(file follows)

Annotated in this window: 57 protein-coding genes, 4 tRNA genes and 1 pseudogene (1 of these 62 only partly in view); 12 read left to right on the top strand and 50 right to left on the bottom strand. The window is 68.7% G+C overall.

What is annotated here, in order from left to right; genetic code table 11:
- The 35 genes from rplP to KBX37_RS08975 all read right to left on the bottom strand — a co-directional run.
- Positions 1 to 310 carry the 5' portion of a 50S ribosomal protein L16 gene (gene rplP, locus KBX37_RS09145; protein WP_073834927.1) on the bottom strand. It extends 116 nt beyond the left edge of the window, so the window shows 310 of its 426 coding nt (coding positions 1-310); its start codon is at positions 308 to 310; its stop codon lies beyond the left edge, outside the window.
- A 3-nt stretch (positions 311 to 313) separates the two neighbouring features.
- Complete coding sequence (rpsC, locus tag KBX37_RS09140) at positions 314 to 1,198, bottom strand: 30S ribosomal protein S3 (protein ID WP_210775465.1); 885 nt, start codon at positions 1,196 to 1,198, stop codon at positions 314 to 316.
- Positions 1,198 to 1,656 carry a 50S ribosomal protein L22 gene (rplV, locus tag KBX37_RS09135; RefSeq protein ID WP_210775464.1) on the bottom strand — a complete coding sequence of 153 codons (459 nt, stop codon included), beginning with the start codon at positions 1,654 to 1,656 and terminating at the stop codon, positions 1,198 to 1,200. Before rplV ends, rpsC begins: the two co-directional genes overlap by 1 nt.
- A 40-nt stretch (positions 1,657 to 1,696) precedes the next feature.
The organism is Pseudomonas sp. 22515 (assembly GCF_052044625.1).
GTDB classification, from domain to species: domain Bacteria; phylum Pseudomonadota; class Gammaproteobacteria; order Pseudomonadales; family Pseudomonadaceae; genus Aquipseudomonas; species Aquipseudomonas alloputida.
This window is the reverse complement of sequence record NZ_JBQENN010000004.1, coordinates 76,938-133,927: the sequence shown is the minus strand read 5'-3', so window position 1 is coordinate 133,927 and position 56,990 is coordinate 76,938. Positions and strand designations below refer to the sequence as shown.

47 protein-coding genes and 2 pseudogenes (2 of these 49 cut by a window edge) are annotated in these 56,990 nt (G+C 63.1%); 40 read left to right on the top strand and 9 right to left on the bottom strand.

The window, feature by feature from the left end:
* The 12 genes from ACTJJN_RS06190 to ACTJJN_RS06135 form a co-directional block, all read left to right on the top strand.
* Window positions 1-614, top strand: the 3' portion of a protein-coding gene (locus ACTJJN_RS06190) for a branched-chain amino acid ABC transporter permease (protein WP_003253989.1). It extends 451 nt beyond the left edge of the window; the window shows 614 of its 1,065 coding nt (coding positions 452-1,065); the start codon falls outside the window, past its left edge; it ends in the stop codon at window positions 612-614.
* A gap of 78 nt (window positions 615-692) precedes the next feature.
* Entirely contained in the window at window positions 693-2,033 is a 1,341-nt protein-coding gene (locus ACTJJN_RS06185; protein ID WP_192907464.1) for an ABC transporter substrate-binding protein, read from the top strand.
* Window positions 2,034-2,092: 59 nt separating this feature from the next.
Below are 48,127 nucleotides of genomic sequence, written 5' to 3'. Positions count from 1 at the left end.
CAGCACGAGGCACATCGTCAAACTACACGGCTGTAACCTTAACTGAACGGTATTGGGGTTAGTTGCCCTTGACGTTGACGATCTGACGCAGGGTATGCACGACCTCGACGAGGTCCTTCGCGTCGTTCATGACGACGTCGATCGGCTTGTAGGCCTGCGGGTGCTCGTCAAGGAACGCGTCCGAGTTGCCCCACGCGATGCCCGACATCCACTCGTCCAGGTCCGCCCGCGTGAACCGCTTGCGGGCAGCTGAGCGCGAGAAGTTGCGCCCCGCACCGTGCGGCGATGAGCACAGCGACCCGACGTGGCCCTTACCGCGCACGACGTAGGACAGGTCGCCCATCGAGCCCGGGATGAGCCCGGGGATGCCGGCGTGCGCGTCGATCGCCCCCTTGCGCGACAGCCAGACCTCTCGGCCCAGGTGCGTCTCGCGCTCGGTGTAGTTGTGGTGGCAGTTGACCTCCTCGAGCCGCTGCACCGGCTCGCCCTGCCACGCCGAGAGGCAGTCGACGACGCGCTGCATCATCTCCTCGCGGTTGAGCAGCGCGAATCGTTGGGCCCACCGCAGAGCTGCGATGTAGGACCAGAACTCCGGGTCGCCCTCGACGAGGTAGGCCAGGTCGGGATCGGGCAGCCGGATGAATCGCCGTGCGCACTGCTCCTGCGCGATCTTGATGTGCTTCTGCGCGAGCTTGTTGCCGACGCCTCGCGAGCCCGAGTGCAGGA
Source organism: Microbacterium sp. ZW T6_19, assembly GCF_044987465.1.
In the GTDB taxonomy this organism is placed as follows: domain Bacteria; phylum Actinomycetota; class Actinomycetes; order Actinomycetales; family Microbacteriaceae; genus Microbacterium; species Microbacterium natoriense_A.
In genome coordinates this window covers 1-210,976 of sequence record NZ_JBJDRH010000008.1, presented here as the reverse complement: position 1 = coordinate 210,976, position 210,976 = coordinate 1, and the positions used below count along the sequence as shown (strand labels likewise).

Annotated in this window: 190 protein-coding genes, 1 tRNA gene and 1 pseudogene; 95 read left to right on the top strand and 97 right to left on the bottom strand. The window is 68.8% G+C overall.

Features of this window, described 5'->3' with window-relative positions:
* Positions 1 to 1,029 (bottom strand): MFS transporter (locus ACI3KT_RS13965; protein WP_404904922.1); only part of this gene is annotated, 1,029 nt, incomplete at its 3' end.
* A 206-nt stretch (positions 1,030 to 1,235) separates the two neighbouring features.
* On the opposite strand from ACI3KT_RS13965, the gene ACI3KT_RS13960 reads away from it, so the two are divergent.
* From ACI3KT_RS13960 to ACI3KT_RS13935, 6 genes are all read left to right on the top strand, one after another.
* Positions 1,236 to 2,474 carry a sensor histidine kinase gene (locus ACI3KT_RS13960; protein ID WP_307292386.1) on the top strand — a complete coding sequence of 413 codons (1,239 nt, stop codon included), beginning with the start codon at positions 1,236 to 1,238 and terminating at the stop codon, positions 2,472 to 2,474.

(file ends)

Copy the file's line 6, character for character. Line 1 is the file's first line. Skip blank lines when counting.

- Complete coding sequence (rpsC, locus tag KBX37_RS09140) at positions 314 to 1,198, bottom strand: 30S ribosomal protein S3 (protein ID WP_210775465.1); 885 nt, start codon at positions 1,196 to 1,198, stop codon at positions 314 to 316.